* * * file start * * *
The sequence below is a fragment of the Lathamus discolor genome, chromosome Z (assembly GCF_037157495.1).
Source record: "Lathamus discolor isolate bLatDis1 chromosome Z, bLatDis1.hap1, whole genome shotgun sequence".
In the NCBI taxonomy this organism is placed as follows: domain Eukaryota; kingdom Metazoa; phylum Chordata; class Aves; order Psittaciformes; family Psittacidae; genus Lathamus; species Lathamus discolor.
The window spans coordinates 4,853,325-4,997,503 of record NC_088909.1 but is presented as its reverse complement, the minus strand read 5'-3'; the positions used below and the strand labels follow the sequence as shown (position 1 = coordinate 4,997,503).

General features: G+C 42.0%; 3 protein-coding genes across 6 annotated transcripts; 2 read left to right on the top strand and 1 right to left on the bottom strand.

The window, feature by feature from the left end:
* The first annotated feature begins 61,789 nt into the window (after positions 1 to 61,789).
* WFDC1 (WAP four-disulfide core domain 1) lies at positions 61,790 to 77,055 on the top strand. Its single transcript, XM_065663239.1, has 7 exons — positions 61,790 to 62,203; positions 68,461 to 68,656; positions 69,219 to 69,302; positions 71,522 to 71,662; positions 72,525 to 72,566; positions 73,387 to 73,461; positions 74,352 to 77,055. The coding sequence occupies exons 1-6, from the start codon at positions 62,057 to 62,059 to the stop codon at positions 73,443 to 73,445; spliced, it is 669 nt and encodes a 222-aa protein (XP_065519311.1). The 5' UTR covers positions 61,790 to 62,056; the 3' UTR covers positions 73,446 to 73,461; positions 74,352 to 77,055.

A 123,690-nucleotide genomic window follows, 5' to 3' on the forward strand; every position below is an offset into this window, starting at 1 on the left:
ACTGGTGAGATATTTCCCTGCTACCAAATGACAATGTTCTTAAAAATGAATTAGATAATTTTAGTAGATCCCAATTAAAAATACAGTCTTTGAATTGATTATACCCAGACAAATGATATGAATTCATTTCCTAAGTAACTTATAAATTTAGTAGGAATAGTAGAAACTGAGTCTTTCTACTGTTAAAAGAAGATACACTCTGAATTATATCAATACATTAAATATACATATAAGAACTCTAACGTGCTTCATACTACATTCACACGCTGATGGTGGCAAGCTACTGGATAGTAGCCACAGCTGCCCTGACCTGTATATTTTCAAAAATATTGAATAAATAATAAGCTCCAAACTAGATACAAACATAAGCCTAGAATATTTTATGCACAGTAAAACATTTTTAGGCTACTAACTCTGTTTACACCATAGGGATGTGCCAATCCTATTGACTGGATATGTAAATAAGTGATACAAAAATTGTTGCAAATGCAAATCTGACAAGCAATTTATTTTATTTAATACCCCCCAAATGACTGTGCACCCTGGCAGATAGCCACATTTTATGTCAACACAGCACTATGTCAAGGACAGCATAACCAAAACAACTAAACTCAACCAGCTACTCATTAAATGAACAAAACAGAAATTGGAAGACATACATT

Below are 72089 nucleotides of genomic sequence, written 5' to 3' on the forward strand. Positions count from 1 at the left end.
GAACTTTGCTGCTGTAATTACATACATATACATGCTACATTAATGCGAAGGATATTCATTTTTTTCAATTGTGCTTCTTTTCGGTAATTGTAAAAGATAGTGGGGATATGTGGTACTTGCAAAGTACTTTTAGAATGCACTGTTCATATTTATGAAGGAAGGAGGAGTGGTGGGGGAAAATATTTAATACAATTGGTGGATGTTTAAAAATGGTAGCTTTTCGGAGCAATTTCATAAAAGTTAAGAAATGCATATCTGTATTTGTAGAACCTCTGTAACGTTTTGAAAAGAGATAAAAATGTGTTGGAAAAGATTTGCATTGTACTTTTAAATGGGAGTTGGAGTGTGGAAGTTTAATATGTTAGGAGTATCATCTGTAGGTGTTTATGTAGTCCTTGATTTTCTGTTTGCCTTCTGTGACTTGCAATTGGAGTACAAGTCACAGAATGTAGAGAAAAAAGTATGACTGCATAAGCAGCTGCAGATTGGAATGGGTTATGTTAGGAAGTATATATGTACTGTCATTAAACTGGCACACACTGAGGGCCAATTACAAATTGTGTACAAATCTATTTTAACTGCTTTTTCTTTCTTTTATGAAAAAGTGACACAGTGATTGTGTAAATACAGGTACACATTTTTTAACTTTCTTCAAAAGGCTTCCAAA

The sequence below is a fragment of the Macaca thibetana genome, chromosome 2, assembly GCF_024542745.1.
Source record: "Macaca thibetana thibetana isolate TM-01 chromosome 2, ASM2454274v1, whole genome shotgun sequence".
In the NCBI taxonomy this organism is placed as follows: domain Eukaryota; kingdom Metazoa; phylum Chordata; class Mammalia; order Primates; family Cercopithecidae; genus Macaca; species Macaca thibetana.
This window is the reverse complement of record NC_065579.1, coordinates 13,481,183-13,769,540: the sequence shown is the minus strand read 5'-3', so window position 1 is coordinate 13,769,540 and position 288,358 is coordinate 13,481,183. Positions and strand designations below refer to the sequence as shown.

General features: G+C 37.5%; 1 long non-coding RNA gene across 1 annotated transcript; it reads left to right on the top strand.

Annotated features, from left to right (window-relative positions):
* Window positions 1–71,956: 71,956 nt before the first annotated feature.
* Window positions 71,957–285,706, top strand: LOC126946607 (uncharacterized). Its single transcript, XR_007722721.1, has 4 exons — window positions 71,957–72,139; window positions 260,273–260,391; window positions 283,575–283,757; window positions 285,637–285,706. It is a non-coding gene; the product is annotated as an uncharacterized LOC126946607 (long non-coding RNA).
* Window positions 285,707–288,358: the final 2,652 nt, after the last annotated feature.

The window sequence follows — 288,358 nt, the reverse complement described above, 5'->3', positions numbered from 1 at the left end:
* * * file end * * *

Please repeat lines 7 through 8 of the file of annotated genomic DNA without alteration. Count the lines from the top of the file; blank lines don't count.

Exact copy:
* The first annotated feature begins 61,789 nt into the window (after positions 1 to 61,789).
* WFDC1 (WAP four-disulfide core domain 1) lies at positions 61,790 to 77,055 on the top strand. Its single transcript, XM_065663239.1, has 7 exons — positions 61,790 to 62,203; positions 68,461 to 68,656; positions 69,219 to 69,302; positions 71,522 to 71,662; positions 72,525 to 72,566; positions 73,387 to 73,461; positions 74,352 to 77,055. The coding sequence occupies exons 1-6, from the start codon at positions 62,057 to 62,059 to the stop codon at positions 73,443 to 73,445; spliced, it is 669 nt and encodes a 222-aa protein (XP_065519311.1). The 5' UTR covers positions 61,790 to 62,056; the 3' UTR covers positions 73,446 to 73,461; positions 74,352 to 77,055.